Public Enemy

It Takes a Nation of Millions To Hold Us Back

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Yo! Bum Rush the Show was an invigorating record, but it looks like child's play compared to its monumental sequel, It Takes a Nation of Millions to Hold Us Back, a record that rewrote the rules of what hip-hop could do. That's not to say the album is without precedent, since what's particularly ingenious about the album is how it reconfigures things that came before into a startling, fresh, modern sound. Public Enemy used the template Run-D.M.C. created of a rap crew as a rock band, then brought in elements of free jazz, hard funk, even musique concrète, via their producing team, the Bomb Squad, creating a dense, ferocious sound unlike anything that came before. This coincided with a breakthrough in Chuck D's writing, both in his themes and lyrics. It's not that Chuck D was smarter or more ambitious than his contemporaries -- certainly, KRS-One tackled many similar sociopolitical tracts, while Rakim had a greater flow -- but he marshaled considerable revolutionary force, clear vision, and a boundless vocabulary to create galvanizing, logical arguments that were undeniable in their strength. They only gained strength from Flavor Flav's frenzied jokes, which provided a needed contrast. What's amazing is how the words and music become intertwined, gaining strength from each other. Though this music is certainly a representation of its time, it hasn't dated at all. It set a standard that few could touch then, and even fewer have attempted to meet since.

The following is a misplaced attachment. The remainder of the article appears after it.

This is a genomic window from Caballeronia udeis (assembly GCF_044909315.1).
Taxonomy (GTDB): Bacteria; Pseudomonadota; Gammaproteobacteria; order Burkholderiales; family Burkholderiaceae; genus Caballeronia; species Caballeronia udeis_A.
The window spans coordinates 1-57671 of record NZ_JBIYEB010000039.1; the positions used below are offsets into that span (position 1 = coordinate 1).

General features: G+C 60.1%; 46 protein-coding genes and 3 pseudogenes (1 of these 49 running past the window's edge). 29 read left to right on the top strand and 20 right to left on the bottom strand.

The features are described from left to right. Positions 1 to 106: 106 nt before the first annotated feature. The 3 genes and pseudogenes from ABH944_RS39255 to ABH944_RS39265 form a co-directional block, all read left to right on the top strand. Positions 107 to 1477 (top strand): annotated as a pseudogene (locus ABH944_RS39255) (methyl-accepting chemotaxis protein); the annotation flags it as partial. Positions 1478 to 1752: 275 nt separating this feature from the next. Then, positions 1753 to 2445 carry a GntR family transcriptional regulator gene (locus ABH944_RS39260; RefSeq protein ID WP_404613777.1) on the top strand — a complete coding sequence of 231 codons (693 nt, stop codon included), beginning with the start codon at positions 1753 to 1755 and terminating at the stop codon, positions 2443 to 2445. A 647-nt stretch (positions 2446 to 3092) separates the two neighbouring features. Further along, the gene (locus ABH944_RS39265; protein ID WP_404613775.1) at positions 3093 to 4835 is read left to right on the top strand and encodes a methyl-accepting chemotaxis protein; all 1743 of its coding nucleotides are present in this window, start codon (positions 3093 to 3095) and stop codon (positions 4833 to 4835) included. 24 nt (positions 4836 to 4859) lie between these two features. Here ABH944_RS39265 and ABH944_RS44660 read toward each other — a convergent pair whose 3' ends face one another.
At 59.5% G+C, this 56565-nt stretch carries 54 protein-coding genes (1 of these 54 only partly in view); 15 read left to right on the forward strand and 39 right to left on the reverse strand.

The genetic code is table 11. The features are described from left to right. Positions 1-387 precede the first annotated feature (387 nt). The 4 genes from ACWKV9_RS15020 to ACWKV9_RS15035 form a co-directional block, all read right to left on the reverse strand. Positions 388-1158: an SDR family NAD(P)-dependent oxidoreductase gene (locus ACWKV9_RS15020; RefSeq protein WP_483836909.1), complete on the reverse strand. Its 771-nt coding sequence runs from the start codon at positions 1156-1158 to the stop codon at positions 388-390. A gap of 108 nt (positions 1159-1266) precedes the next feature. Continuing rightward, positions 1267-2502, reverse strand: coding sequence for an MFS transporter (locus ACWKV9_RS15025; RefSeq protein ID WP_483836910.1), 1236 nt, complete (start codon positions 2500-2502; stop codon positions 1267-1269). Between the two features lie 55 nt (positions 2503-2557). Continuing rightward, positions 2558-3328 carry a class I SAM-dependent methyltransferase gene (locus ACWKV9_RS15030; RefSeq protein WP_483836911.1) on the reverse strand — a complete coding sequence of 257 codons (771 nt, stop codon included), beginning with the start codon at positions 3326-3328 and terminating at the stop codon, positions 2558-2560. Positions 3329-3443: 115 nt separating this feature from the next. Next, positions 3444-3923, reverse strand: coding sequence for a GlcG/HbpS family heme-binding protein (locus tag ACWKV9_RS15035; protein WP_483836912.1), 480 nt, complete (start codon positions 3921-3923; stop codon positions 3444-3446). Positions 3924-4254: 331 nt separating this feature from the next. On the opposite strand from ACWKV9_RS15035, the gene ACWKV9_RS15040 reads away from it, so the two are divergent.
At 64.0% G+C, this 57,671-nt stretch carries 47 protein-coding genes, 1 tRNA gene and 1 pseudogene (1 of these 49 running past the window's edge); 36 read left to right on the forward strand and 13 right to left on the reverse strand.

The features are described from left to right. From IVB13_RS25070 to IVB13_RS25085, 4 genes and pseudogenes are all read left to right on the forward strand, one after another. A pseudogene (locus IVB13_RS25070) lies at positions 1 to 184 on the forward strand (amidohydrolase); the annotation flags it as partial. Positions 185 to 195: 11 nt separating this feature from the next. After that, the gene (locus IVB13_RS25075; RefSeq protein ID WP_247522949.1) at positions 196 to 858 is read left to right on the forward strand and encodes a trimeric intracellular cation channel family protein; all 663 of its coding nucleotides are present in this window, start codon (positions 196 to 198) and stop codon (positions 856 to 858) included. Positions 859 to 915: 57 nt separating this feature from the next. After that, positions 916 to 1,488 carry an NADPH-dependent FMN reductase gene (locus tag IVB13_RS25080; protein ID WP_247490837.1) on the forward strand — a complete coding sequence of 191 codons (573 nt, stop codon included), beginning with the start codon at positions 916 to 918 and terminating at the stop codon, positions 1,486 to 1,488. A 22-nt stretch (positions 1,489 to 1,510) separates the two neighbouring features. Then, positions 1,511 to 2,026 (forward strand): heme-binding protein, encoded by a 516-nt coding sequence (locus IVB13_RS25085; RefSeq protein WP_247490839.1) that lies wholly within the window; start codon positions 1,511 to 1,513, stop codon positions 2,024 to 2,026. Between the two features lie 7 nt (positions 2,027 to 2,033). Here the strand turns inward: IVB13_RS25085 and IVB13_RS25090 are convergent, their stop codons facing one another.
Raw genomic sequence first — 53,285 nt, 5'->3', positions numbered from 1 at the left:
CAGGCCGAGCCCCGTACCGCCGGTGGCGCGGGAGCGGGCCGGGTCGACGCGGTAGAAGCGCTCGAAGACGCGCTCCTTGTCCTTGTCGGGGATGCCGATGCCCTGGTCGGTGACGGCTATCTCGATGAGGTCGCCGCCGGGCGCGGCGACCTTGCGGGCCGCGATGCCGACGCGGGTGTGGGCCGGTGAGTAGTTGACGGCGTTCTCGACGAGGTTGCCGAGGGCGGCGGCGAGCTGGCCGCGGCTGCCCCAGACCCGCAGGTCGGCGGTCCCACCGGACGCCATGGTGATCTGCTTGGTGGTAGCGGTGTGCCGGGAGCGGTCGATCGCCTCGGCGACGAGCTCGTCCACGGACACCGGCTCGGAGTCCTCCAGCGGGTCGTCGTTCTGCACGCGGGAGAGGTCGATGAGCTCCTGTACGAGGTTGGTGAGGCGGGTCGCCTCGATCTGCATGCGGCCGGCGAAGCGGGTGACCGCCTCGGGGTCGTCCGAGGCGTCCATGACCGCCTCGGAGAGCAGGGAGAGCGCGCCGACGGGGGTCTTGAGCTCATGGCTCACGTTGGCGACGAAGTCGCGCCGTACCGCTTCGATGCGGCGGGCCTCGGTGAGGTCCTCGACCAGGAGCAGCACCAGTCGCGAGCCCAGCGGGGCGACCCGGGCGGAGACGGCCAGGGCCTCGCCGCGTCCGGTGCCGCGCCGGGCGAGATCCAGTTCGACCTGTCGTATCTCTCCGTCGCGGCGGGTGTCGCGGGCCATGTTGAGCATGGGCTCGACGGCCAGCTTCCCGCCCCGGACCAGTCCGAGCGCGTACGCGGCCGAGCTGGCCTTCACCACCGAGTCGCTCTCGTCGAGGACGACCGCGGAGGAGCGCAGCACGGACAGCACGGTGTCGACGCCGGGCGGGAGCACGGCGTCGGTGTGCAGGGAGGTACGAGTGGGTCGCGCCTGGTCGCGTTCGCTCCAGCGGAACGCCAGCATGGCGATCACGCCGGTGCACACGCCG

Track Listing

Sample Title/Composer Performer Time Stream
1 01:40 Amazon
2 03:46 Amazon
3 05:19 Amazon
4 04:17 Amazon
5 04:31 Amazon
6 01:21 Amazon
7 03:38 Amazon
8 04:53 Amazon
9 01:56 Amazon
10 03:49 Amazon
11 03:15 Amazon
12 06:24 Amazon
13 01:20 Amazon
14 05:03 Amazon
15 03:19 Amazon
16 03:25 Amazon
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